How to Start an Online Proofreading Business

Starting an online proofreading business isn’t any different from starting any other online business.

You’ll need to follow these steps for how to start an online business:

  1. Decide on a business name and ensure it isn’t already trademarked or taken
  2. Secure website domain, email address, and social media accounts with the business name
  3. Register your business with your state 
  4. Acquire an EIN number for your business from the IRS website (US residents)
  5. Open a business bank account (This is important for when you’ll have to file taxes as a work-from-home mom)
  6. Determine your niche/ideal client
  7. Set your rates
  8. Market your business/services & look for jobs

Proofreading niches

Writing happens in every industry on every topic, so there will always be a need for someone to proofread. Nonetheless, you should consider what you actually enjoy reading and find a proofreading niche that’s compatible.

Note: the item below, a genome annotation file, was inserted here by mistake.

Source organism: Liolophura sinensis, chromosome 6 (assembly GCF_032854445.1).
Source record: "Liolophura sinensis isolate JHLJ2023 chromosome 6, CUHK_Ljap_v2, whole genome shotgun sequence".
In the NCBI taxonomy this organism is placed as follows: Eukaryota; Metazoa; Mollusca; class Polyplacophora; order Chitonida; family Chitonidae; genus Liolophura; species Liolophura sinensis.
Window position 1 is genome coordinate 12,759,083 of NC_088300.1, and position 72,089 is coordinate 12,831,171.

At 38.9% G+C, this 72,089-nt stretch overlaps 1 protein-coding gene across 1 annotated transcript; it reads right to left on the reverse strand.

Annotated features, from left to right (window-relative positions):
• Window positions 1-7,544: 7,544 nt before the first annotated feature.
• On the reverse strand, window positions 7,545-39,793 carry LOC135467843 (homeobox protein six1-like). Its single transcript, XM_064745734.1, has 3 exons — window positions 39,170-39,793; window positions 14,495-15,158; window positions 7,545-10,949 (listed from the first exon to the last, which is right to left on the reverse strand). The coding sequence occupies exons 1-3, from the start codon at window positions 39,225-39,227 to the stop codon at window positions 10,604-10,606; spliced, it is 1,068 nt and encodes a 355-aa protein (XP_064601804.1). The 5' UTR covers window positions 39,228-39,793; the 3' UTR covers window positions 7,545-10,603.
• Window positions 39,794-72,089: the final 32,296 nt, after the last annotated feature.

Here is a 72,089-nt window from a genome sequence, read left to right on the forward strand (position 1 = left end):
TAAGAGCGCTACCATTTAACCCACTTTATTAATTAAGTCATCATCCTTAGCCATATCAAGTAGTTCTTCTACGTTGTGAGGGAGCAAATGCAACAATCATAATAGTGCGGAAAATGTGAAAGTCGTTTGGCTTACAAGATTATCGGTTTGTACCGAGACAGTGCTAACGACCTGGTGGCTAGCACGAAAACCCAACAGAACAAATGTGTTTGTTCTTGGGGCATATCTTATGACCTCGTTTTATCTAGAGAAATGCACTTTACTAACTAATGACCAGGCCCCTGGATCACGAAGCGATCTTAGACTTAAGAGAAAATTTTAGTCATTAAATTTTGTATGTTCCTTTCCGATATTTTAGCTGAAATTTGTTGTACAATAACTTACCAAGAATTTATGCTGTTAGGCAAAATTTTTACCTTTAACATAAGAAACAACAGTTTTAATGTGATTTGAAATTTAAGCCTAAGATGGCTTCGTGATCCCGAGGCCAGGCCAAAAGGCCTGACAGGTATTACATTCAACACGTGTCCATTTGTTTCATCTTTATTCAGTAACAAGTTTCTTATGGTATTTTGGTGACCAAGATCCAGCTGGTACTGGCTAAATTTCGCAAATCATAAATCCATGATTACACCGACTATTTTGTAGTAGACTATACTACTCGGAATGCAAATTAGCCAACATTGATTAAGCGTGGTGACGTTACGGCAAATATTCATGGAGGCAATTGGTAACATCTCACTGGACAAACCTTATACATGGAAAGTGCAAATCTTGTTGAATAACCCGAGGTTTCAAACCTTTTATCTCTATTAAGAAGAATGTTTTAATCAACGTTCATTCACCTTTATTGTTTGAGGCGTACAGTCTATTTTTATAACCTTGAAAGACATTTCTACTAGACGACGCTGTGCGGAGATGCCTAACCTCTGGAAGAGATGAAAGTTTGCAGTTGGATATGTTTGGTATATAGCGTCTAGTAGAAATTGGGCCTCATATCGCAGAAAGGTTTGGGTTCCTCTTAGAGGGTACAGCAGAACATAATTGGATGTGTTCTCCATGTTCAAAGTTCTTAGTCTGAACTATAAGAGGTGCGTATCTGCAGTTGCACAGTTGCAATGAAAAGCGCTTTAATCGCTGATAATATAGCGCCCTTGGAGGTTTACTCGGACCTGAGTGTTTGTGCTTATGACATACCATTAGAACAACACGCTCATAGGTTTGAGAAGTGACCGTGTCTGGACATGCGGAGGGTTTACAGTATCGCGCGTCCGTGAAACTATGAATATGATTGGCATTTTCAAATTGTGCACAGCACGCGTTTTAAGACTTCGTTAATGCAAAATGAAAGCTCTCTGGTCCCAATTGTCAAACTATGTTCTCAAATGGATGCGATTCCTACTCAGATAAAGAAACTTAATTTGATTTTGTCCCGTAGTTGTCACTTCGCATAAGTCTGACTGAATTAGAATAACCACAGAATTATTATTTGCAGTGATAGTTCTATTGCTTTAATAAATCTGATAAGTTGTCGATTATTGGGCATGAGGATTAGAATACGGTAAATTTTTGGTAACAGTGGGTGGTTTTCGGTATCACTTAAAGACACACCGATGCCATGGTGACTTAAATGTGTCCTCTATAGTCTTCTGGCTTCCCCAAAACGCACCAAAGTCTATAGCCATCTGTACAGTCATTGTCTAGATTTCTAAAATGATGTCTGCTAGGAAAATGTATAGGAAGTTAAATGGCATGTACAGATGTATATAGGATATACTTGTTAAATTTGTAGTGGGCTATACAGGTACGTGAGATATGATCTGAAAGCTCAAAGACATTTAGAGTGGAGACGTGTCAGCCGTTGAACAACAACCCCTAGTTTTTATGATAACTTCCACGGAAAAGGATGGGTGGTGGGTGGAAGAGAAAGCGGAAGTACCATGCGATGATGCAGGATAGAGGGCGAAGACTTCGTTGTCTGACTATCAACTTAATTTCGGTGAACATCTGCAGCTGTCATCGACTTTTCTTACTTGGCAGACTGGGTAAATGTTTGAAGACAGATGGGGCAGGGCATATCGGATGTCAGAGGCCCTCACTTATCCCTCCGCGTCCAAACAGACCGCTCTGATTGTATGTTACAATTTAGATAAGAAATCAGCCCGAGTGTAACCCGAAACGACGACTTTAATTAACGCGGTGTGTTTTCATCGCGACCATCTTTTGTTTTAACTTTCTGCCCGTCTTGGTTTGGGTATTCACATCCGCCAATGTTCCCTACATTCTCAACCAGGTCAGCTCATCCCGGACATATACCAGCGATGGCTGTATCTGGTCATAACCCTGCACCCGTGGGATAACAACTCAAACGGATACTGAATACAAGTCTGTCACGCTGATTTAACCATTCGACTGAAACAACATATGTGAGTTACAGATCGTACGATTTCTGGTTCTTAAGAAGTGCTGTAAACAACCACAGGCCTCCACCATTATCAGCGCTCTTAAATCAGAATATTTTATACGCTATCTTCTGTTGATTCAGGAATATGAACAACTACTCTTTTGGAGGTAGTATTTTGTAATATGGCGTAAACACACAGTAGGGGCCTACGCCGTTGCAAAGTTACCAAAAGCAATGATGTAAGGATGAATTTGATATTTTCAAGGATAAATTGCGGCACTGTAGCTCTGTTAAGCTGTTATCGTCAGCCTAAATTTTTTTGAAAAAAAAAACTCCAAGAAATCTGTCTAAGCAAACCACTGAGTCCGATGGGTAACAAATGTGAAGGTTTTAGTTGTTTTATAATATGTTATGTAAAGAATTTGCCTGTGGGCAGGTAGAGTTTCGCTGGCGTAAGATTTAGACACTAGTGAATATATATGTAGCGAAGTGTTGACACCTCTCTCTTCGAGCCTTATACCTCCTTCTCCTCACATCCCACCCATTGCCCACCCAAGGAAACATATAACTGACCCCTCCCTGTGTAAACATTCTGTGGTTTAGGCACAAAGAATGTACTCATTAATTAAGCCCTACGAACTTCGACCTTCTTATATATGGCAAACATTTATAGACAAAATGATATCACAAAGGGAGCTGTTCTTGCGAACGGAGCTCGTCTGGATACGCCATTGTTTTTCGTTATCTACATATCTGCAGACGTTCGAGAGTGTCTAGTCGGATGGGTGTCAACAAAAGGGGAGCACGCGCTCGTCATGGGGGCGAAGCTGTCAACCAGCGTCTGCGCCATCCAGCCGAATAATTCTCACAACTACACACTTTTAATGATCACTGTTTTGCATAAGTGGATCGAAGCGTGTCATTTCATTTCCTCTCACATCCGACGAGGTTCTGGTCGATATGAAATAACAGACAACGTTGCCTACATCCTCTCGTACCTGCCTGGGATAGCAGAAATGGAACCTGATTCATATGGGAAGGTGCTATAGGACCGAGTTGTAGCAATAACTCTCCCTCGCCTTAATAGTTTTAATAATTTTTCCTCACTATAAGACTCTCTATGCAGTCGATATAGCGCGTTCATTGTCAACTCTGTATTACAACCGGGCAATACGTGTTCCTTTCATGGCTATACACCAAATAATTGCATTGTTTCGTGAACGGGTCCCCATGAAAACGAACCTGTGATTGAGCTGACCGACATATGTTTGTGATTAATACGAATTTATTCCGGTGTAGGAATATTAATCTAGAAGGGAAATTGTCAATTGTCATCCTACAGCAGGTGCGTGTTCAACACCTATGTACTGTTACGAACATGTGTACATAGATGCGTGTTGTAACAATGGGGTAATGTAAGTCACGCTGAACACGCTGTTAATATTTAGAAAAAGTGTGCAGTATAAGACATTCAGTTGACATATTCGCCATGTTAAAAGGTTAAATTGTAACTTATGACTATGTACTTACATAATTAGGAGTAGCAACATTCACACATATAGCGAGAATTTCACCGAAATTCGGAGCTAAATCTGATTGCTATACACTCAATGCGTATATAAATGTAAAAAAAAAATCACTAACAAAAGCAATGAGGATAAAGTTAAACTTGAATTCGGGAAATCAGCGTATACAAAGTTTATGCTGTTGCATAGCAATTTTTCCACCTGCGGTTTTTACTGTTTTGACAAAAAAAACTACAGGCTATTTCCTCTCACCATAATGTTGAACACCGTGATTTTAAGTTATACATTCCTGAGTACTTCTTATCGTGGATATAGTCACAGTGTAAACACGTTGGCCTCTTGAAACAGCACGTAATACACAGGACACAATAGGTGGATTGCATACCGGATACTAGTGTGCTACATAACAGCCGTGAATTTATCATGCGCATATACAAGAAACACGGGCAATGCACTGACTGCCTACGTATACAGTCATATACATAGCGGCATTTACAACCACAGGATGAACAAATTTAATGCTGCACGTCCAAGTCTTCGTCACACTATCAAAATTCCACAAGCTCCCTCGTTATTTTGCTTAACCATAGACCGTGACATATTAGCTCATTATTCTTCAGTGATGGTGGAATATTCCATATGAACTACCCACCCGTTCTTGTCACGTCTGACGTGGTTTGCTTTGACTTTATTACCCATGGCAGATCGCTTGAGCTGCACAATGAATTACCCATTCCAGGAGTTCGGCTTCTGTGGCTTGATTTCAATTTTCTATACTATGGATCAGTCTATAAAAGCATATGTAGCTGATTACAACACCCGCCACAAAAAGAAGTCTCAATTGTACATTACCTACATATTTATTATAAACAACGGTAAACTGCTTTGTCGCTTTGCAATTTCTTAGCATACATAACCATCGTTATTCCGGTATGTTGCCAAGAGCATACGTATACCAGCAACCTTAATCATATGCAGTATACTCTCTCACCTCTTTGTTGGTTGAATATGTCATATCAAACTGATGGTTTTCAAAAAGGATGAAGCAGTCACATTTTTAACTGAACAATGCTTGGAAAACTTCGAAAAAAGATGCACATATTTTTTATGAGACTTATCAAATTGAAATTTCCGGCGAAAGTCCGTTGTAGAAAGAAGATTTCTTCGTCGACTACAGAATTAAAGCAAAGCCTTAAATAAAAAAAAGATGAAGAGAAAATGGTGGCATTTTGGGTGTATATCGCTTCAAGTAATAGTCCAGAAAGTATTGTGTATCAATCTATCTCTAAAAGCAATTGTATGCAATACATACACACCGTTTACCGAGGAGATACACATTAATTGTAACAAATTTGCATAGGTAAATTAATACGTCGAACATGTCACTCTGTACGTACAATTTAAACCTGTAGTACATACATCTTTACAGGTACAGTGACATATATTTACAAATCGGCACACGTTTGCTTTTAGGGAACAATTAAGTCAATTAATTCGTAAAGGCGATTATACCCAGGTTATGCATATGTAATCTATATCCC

Here are some examples of things niches that you can consider:

  • Books/Novels
  • Legal
  • Academic writing
  • Resumes/Professional documents
  • Websites/blogs
  • Editorial publications

You can always find clients in multiple niches, which will diversify your skillset.

How to find freelance proofreading jobs from home

The great thing about becoming a proofreader is that you can do it from home. However, that will also mean that you’ll need to get creative about how you find jobs and attract clients.

Three ways that you can find proofreading jobs and gain business are by joining associations, leveraging freelancer marketplaces, and social media.

Proofreading & Freelance Associations

Associations offer an opportunity to network, find jobs, and have access to continuous education. 

Though not necessary, they may be a good way to find proofreading jobs that you wouldn’t have access to otherwise.